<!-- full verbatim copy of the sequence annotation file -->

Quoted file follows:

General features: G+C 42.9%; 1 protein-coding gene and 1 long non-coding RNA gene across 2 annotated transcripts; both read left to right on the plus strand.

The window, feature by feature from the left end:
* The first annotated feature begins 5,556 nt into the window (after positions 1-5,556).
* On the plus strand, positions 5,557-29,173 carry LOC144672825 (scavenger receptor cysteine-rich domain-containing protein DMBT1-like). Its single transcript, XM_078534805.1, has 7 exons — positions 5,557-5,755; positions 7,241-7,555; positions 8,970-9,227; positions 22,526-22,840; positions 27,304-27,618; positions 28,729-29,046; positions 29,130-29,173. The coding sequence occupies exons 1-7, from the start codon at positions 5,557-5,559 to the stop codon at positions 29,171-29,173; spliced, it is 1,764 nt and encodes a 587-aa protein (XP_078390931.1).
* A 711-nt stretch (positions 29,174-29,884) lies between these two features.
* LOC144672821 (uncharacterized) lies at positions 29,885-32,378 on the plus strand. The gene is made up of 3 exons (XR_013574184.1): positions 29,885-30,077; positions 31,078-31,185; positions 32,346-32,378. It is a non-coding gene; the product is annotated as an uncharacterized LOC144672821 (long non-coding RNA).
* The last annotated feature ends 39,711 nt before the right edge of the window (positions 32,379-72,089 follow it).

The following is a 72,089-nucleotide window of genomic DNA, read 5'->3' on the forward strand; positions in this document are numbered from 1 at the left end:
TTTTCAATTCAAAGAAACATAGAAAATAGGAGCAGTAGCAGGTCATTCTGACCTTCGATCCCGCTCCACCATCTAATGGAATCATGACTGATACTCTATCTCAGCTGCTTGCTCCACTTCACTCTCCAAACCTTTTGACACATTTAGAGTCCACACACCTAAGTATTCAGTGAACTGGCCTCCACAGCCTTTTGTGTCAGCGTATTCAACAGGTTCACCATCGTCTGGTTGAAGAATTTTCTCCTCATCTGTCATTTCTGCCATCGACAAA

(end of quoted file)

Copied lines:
General features: G+C 42.9%; 1 protein-coding gene and 1 long non-coding RNA gene across 2 annotated transcripts; both read left to right on the plus strand.

The window, feature by feature from the left end:
* The first annotated feature begins 5,556 nt into the window (after positions 1-5,556).
* On the plus strand, positions 5,557-29,173 carry LOC144672825 (scavenger receptor cysteine-rich domain-containing protein DMBT1-like). Its single transcript, XM_078534805.1, has 7 exons — positions 5,557-5,755; positions 7,241-7,555; positions 8,970-9,227; positions 22,526-22,840; positions 27,304-27,618; positions 28,729-29,046; positions 29,130-29,173. The coding sequence occupies exons 1-7, from the start codon at positions 5,557-5,559 to the stop codon at positions 29,171-29,173; spliced, it is 1,764 nt and encodes a 587-aa protein (XP_078390931.1).
* A 711-nt stretch (positions 29,174-29,884) lies between these two features.
* LOC144672821 (uncharacterized) lies at positions 29,885-32,378 on the plus strand. The gene is made up of 3 exons (XR_013574184.1): positions 29,885-30,077; positions 31,078-31,185; positions 32,346-32,378. It is a non-coding gene; the product is annotated as an uncharacterized LOC144672821 (long non-coding RNA).
* The last annotated feature ends 39,711 nt before the right edge of the window (positions 32,379-72,089 follow it).

The following is a 72,089-nucleotide window of genomic DNA, read 5'->3' on the forward strand; positions in this document are numbered from 1 at the left end:
TTTTCAATTCAAAGAAACATAGAAAATAGGAGCAGTAGCAGGTCATTCTGACCTTCGATCCCGCTCCACCATCTAATGGAATCATGACTGATACTCTATCTCAGCTGCTTGCTCCACTTCACTCTCCAAACCTTTTGACACATTTAGAGTCCACACACCTAAGTATTCAGTGAACTGGCCTCCACAGCCTTTTGTGTCAGCGTATTCAACAGGTTCACCATCGTCTGGTTGAAGAATTTTCTCCTCATCTGTCATTTCTGCCATCGACAAA